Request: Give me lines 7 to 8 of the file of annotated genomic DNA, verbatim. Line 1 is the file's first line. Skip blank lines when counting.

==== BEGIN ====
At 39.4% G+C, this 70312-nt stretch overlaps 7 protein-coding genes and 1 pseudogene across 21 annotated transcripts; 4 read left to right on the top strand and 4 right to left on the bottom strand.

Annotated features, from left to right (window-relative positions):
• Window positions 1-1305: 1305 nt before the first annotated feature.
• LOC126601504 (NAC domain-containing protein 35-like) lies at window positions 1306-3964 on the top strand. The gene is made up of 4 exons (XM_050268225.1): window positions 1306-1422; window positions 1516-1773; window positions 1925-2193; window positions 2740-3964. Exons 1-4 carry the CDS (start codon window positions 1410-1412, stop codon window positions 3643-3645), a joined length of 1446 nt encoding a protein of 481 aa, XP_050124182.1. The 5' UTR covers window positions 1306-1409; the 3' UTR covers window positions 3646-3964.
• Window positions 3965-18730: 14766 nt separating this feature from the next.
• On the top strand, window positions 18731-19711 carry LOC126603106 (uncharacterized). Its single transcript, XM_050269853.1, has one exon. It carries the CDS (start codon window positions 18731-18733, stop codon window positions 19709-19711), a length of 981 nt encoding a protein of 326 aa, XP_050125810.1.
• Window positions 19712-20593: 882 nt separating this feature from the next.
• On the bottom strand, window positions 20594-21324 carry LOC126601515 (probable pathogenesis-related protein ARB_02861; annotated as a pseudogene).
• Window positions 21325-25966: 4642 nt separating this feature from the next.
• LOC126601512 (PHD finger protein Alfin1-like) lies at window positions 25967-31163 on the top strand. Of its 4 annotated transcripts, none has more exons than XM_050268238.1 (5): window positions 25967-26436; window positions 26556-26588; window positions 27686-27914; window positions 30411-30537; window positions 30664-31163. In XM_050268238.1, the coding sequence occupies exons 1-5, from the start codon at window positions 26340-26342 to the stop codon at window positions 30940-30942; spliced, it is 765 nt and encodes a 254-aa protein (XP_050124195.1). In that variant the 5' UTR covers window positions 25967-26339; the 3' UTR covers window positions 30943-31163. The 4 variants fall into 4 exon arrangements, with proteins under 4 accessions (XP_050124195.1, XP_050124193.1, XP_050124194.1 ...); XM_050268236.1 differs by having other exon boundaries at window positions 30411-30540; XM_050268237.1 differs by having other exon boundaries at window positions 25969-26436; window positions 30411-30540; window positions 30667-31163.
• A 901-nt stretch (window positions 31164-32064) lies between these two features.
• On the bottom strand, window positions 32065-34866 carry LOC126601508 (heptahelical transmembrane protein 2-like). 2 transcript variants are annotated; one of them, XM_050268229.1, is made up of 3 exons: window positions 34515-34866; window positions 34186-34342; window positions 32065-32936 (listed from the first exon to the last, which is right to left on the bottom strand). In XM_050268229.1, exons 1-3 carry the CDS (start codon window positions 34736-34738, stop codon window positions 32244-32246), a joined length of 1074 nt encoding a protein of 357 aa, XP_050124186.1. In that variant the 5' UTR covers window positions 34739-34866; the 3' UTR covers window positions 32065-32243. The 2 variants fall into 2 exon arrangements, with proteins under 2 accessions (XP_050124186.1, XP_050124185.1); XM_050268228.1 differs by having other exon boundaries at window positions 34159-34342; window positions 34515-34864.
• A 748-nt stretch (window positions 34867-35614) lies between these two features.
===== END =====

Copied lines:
• Window positions 19712-20593: 882 nt separating this feature from the next.
• On the bottom strand, window positions 20594-21324 carry LOC126601515 (probable pathogenesis-related protein ARB_02861; annotated as a pseudogene).